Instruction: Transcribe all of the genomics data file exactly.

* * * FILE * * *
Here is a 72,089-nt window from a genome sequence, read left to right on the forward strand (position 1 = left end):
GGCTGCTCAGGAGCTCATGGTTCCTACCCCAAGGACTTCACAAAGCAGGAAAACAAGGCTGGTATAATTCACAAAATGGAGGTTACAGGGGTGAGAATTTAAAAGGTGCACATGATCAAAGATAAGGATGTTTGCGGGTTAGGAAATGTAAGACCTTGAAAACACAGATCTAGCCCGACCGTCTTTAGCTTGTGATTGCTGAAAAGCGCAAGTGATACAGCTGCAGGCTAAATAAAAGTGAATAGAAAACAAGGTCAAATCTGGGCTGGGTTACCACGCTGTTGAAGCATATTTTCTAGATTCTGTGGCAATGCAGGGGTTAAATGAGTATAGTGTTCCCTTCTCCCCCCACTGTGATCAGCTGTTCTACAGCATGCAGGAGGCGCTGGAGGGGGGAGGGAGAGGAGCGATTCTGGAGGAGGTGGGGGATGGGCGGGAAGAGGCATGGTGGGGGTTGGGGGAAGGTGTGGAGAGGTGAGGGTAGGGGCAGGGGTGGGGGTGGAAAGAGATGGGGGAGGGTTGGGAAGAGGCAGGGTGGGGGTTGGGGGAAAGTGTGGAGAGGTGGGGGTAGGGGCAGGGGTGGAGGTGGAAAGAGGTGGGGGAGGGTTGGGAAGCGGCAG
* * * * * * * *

Here is a 72,089-nt window from a genome sequence, read left to right on the forward strand (position 1 = left end):
GGCTGCTCAGGAGCTCATGGTTCCTACCCCAAGGACTTCACAAAGCAGGAAAACAAGGCTGGTATAATTCACAAAATGGAGGTTACAGGGGTGAGAATTTAAAAGGTGCACATGATCAAAGATAAGGATGTTTGCGGGTTAGGAAATGTAAGACCTTGAAAACACAGATCTAGCCCGACCGTCTTTAGCTTGTGATTGCTGAAAAGCGCAAGTGATACAGCTGCAGGCTAAATAAAAGTGAATAGAAAACAAGGTCAAATCTGGGCTGGGTTACCACGCTGTTGAAGCATATTTTCTAGATTCTGTGGCAATGCAGGGGTTAAATGAGTATAGTGTTCCCTTCTCCCCCCACTGTGATCAGCTGTTCTACAGCATGCAGGAGGCGCTGGAGGGGGGAGGGAGAGGAGCGATTCTGGAGGAGGTGGGGGATGGGCGGGAAGAGGCATGGTGGGGGTTGGGGGAAGGTGTGGAGAGGTGAGGGTAGGGGCAGGGGTGGGGGTGGAAAGAGATGGGGGAGGGTTGGGAAGAGGCAGGGTGGGGGTTGGGGGAAAGTGTGGAGAGGTGGGGGTAGGGGCAGGGGTGGAGGTGGAAAGAGGTGGGGGAGGGTTGGGAAGCGGCAG